Transformazium founder Ruthie Stringer said Mr. Byers' support of the art lending library was crucial.
"He had faith that we could pull this off. He talked with us about what parts were essential. Dan worked with all the artists in the International to contribute artwork to the lending library," Ms. Stringer said.
Early in his art apprenticeship, Mr. Byers gleaned practical experience at Skidmore College in New York. During his sophomore year, the Frances Young Tang Teaching Museum and Art Gallery opened on the school's Saratoga Springs campus, and he worked at the museum, which focuses on contemporary art and objects.
"I was writing labels, working with artists, installing art. My college experience was defined by that museum experience," he said.
After college, he lived in Philadelphia between 2003 and 2006, where he worked at The Fabric Shop, which he called "a museum built around artists."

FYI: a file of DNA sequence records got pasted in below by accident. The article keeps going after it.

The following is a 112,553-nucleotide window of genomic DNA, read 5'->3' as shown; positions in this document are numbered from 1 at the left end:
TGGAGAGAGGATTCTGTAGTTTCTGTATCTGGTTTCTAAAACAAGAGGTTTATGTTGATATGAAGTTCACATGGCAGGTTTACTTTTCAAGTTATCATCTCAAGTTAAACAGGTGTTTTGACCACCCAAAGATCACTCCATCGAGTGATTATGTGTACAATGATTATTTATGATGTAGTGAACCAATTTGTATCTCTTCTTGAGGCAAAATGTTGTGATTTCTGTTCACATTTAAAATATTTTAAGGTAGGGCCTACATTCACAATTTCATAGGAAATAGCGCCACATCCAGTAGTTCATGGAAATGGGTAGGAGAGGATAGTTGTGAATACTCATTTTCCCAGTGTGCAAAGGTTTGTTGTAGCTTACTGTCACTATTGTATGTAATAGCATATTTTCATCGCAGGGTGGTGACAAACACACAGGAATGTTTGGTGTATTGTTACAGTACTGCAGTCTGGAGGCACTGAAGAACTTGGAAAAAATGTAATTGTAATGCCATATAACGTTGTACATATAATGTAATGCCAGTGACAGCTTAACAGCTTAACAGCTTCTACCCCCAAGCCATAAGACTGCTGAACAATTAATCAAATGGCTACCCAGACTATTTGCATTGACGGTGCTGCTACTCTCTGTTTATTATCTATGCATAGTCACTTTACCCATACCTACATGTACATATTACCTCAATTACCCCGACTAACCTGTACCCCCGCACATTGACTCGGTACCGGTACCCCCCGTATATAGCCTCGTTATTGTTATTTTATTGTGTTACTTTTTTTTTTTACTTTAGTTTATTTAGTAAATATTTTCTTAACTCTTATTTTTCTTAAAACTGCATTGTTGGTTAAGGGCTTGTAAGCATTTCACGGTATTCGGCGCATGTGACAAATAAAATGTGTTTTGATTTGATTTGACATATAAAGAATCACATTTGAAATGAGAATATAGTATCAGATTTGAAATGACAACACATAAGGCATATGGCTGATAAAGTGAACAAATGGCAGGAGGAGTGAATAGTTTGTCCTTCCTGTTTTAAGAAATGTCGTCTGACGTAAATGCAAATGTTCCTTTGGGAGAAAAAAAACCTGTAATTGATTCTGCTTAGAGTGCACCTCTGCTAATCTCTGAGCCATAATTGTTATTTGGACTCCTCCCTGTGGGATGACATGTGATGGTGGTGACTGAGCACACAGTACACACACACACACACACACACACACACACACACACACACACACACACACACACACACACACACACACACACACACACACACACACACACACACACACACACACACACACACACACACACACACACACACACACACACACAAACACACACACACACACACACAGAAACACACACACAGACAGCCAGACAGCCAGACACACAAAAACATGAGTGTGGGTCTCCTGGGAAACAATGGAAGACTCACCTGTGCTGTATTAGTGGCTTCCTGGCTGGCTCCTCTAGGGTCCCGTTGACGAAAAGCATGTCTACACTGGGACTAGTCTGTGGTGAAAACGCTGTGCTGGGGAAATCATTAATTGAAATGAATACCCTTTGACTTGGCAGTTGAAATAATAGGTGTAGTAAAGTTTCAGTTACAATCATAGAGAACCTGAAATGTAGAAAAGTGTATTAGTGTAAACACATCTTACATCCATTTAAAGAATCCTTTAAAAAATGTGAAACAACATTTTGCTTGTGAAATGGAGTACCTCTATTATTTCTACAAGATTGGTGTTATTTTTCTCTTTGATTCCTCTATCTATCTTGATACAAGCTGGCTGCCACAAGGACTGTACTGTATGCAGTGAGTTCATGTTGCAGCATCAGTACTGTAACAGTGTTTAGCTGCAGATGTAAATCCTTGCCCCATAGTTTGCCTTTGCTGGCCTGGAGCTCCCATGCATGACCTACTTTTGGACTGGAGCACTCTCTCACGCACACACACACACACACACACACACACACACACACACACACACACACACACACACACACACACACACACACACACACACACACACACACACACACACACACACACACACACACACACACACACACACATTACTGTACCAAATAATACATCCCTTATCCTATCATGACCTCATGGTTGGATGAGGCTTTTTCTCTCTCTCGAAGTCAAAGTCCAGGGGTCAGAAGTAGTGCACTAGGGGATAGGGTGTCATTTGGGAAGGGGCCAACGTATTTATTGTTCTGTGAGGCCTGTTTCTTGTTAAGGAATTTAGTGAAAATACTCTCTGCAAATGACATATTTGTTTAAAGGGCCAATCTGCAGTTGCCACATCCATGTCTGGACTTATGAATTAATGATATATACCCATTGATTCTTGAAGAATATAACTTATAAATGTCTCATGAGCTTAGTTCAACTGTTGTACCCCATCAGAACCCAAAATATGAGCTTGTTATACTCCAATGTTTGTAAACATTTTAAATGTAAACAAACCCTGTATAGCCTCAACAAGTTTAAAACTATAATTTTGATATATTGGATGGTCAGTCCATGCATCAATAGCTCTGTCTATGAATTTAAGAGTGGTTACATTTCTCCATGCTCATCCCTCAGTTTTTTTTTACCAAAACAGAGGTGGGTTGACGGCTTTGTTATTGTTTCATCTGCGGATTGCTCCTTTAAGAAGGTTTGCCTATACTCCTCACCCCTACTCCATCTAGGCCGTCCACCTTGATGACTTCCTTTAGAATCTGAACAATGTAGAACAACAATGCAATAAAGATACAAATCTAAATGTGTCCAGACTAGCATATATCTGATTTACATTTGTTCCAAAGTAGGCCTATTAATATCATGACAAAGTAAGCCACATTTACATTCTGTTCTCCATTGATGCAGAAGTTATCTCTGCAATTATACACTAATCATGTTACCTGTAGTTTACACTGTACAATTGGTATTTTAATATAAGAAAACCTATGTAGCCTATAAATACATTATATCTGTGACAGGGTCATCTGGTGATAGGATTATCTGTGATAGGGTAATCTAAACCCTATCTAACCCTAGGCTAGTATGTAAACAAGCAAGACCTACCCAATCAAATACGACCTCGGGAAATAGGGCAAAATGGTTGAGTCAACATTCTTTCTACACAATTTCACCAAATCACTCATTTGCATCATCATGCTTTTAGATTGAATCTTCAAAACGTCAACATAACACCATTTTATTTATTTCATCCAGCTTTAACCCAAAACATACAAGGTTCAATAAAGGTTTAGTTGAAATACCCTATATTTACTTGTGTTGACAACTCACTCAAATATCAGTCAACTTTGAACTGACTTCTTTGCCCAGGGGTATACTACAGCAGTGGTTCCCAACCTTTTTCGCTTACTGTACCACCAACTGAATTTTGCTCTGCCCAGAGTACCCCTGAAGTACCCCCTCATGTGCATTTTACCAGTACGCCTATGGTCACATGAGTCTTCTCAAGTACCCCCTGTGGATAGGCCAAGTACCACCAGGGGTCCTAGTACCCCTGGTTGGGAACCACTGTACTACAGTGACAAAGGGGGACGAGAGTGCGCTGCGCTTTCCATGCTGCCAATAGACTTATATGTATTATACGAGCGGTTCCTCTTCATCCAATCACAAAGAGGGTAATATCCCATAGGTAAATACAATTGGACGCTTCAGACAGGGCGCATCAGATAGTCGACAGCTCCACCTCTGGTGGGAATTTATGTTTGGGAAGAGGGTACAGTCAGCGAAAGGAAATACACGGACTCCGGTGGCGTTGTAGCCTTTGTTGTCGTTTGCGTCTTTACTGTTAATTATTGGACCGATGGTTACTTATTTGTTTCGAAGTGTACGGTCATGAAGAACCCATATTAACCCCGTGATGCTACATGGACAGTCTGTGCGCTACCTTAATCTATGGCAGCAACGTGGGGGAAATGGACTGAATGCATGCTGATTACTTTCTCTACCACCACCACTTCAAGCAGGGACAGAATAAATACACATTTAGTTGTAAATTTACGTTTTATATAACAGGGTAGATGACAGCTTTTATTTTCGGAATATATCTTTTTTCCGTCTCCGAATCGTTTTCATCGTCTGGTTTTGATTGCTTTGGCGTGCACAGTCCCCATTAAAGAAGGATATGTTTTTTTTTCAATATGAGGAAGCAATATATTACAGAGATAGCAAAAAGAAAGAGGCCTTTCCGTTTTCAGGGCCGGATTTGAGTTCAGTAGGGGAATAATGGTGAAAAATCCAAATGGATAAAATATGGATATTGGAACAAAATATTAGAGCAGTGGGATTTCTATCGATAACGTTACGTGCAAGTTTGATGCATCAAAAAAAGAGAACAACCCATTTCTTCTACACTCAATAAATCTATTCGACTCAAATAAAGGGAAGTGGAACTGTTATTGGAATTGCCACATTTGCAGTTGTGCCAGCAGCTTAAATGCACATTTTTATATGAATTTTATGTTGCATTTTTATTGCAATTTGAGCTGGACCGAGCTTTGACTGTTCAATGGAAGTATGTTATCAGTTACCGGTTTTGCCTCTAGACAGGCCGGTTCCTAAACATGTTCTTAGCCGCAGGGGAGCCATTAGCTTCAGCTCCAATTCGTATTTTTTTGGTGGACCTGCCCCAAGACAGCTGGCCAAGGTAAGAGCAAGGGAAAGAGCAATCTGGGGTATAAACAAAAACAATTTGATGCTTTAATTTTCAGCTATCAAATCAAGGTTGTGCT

He loved visiting the Philadelphia Museum of Art, especially its important modern collection with works by Isamu Noguchi and Marcel Duchamp. By 2007, he was in a master's degree program at Bard College's Center for Curatorial Studies in the town of Annandale-on-Hudson.
A few days before he began working at the Walker Art Center in Minneapolis, he watched a performance there by Trisha Brown, a post modern choreographer whose works often defy gravity.
"Her dancers were performing in the sculpture garden and then on rafts in a pond next to the museum. Another dance involved walking down the side of a building," Mr. Byers said.
More recently, his memories of the International's opening weekend include the skepticism many visitors expressed about taking a bus to have brunch at the Carnegie Library in Braddock.
"There were a lot of very cynical, jaded art people in attendance and that day made them into idealists and optimists," Mr. Byers said.
Once visitors saw the art lending library, he said, "It just affirmed the connections that people have with art objects."homepage - artarchitecture
Marylynne Pitz: email@example.com or 412-263-1648. First Published October 19, 2013 8:00 PM